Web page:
Lizzie Rose and Parsefall are dazzled by the Wintermute home. Clara seems to have everything they lack — adoring parents, warmth, and plenty to eat. In fact, Clara’s life is shadowed by grief, guilt, and secrets. When Clara vanishes that night, suspicion of kidnapping falls upon the puppeteer and, by association, Lizzie Rose and Parsefall.
As they seek to puzzle out Clara’s whereabouts, Lizzie and Parse uncover Grisini’s criminal past and wake up to his evil intentions. Fleeing London, they find themselves caught in a trap set by Grisini’s ancient rival, a witch with a deadly inheritance to shed before it’s too late.
Newbery Medal winner Laura Amy Schlitz’s Victorian gothic is a rich banquet of dark comedy, scorching magic, and the brilliant and bewitching storytelling that is her trademark. Continue reading
Akata Witch by Nnedi Okorafor
Beautiful! It’s unique in today’s world of fancy ball gowns and big faces on novel covers. Best of all, it looks like the book describes! Sunny looks right, she’s wielding her juju knife…there are even some Nsibidi words along the top.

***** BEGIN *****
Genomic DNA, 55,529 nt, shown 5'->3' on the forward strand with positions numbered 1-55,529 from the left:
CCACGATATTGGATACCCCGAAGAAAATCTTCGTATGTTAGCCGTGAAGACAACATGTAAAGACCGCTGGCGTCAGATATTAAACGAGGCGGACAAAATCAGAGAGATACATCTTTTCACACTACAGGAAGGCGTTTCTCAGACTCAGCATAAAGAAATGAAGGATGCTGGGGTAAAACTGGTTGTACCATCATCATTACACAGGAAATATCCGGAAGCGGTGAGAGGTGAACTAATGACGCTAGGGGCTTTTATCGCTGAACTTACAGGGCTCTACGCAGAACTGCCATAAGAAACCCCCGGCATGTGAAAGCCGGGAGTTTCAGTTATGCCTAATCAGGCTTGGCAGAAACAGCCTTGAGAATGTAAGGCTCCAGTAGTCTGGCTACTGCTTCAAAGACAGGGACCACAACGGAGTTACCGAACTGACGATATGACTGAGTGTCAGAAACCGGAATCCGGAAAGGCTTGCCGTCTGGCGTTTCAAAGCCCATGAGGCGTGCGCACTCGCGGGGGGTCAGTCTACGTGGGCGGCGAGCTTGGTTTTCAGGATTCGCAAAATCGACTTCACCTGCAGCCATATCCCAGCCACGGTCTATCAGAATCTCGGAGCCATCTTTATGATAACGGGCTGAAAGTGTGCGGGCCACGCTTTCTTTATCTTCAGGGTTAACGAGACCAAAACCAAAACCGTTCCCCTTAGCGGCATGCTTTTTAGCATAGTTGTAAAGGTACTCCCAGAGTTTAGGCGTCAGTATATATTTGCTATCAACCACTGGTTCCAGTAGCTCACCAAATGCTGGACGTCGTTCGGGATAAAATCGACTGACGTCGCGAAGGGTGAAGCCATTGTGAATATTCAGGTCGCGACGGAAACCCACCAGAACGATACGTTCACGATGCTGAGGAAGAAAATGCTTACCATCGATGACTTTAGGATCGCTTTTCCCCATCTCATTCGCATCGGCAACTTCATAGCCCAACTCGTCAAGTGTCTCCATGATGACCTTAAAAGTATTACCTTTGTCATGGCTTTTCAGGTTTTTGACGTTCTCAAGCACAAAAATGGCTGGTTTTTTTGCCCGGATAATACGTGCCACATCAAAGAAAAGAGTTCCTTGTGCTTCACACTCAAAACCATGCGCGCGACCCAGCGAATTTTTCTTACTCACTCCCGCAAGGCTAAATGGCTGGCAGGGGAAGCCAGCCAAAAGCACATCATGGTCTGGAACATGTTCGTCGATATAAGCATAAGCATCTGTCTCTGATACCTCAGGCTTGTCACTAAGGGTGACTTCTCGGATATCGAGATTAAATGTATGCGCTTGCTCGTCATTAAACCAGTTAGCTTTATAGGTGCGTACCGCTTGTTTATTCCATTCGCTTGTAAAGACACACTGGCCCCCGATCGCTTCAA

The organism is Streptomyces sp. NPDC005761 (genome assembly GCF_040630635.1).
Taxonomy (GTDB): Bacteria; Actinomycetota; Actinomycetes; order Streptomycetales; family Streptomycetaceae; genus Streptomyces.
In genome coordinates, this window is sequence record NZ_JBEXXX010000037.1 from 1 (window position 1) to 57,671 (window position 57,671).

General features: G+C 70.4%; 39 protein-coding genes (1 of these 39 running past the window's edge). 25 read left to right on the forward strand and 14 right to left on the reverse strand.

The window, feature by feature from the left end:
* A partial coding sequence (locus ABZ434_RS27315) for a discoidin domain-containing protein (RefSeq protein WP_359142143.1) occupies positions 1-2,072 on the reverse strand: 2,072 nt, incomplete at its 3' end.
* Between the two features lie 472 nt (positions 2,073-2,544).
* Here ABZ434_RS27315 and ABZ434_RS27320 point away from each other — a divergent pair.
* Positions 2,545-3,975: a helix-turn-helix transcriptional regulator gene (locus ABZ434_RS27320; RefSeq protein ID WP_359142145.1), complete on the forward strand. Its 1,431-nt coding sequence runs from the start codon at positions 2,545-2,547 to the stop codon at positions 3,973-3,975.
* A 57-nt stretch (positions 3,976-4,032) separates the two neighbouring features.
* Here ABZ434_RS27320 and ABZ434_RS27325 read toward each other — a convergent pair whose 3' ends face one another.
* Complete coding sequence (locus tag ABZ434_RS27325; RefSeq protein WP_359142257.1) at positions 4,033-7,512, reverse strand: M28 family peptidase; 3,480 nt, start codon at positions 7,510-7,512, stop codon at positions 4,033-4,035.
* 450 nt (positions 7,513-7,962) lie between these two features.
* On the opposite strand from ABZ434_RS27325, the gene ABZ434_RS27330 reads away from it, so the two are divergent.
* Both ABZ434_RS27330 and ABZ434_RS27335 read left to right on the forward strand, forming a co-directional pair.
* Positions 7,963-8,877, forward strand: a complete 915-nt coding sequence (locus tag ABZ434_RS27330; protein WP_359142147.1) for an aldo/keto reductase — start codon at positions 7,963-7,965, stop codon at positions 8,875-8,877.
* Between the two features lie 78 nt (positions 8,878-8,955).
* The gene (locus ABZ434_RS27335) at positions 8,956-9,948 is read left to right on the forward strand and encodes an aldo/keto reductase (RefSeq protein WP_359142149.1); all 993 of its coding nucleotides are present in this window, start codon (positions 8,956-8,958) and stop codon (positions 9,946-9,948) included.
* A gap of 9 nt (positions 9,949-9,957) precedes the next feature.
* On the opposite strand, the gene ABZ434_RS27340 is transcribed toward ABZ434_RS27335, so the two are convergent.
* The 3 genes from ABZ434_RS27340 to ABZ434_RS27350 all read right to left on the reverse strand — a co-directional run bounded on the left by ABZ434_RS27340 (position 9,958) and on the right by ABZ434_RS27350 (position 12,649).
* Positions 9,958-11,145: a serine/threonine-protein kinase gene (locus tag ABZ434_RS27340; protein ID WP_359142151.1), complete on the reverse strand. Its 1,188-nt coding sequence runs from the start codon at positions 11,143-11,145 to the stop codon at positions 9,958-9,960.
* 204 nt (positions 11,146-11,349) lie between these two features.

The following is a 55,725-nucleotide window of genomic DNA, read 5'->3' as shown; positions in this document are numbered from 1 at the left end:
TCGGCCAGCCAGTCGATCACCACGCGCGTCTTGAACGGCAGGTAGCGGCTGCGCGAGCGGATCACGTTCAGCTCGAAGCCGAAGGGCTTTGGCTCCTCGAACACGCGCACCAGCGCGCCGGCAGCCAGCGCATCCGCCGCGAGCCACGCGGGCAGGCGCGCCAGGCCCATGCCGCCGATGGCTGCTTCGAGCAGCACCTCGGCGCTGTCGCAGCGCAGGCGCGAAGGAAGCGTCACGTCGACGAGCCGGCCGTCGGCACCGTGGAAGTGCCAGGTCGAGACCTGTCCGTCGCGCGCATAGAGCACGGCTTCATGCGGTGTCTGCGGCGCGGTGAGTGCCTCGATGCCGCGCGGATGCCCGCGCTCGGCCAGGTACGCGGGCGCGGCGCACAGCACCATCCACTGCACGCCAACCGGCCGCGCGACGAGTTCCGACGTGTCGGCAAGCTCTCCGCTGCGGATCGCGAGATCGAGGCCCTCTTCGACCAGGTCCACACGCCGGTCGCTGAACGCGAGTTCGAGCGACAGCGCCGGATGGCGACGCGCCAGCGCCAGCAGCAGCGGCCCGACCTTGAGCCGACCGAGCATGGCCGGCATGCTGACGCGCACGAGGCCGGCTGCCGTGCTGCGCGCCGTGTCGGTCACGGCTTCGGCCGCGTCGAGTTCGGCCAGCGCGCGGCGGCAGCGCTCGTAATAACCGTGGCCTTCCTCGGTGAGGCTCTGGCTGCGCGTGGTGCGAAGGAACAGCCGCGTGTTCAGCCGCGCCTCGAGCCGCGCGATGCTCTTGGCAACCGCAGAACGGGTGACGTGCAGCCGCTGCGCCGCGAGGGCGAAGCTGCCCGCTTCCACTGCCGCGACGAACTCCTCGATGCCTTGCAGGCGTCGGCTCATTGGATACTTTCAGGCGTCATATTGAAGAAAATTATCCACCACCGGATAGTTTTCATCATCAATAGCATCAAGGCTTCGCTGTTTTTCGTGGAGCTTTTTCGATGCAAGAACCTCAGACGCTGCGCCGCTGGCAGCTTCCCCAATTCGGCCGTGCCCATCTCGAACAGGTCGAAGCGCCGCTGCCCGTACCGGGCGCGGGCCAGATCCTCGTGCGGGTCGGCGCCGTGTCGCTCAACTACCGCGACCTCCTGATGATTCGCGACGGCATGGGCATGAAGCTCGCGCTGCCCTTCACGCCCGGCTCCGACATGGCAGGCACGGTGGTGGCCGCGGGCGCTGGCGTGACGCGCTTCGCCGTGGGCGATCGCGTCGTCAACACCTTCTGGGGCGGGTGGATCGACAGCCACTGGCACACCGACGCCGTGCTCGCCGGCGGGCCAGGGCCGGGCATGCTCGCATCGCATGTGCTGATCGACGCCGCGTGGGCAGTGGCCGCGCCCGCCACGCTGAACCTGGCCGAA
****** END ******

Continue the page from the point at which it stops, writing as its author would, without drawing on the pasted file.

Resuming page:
Twelve-year-old Sunny lives in Nigeria, but she was born American. Her features are African, but she’s albino. She’s a terrific athlete, but can’t go out into the sun to play soccer. There seems to be no place where she fits. And then she discovers something amazing—she is a “free agent,” with latent magical power. Soon she’s part of a quartet of magic students, studying the visible and invisible, learning to change reality. But will it be enough to help them when they are asked to catch a career criminal who knows magic too? Continue reading